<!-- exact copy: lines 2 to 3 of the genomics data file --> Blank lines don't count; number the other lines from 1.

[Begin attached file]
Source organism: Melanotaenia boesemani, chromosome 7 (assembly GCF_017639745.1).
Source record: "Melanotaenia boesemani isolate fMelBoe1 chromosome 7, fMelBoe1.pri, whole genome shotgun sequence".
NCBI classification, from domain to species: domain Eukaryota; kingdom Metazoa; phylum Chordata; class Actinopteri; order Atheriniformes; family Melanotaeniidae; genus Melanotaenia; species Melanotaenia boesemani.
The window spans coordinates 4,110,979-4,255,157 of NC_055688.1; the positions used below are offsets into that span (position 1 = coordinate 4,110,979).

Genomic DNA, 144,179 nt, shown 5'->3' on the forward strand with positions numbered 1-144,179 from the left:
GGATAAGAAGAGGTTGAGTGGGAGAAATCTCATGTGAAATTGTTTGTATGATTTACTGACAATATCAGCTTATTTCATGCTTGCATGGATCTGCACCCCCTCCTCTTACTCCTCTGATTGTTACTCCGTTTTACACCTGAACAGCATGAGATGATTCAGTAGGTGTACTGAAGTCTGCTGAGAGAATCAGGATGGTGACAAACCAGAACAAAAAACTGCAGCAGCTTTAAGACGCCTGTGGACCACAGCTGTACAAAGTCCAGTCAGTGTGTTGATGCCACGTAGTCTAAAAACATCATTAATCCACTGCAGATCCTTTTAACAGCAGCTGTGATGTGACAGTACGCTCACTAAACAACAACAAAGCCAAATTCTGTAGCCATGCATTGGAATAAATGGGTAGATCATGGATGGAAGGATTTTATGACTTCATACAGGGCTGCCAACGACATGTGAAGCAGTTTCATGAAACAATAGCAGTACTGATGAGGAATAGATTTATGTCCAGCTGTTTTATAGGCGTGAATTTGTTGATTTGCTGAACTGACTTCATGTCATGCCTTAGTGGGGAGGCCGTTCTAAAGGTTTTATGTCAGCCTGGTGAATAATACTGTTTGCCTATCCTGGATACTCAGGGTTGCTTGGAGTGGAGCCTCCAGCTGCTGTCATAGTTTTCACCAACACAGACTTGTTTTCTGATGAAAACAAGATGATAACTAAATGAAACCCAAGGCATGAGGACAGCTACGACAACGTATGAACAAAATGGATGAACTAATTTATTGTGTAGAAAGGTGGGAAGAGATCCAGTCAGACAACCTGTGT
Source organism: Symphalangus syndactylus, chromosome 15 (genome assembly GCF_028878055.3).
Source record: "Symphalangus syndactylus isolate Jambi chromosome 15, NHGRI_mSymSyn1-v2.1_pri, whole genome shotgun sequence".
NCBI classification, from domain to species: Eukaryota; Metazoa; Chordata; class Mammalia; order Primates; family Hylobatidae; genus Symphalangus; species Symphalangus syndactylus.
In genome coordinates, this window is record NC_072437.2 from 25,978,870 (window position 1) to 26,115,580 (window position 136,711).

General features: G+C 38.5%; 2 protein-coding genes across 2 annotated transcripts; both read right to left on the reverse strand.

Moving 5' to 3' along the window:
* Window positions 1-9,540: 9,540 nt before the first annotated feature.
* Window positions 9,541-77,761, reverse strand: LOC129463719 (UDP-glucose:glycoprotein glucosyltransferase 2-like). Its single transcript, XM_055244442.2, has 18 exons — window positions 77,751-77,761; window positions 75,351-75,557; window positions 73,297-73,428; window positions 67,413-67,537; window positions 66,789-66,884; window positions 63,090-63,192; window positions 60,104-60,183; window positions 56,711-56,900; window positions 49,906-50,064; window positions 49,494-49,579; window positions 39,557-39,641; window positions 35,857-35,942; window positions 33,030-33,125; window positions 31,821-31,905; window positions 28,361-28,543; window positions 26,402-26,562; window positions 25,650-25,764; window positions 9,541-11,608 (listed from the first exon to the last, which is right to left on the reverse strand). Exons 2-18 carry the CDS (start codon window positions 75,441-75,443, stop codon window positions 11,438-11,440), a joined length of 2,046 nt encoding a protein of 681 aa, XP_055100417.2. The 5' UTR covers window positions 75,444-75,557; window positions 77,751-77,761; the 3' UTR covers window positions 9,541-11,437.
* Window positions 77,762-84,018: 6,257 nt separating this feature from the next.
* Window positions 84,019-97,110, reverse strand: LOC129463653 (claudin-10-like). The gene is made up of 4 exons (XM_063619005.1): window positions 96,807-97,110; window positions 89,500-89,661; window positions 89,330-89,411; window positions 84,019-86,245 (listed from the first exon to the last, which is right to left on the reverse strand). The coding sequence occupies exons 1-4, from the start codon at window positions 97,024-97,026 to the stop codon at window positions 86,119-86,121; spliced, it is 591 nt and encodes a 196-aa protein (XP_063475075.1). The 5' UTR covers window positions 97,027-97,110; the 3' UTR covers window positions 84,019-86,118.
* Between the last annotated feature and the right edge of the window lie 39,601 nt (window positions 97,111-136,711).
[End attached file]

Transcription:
Source record: "Melanotaenia boesemani isolate fMelBoe1 chromosome 7, fMelBoe1.pri, whole genome shotgun sequence".
NCBI classification, from domain to species: domain Eukaryota; kingdom Metazoa; phylum Chordata; class Actinopteri; order Atheriniformes; family Melanotaeniidae; genus Melanotaenia; species Melanotaenia boesemani.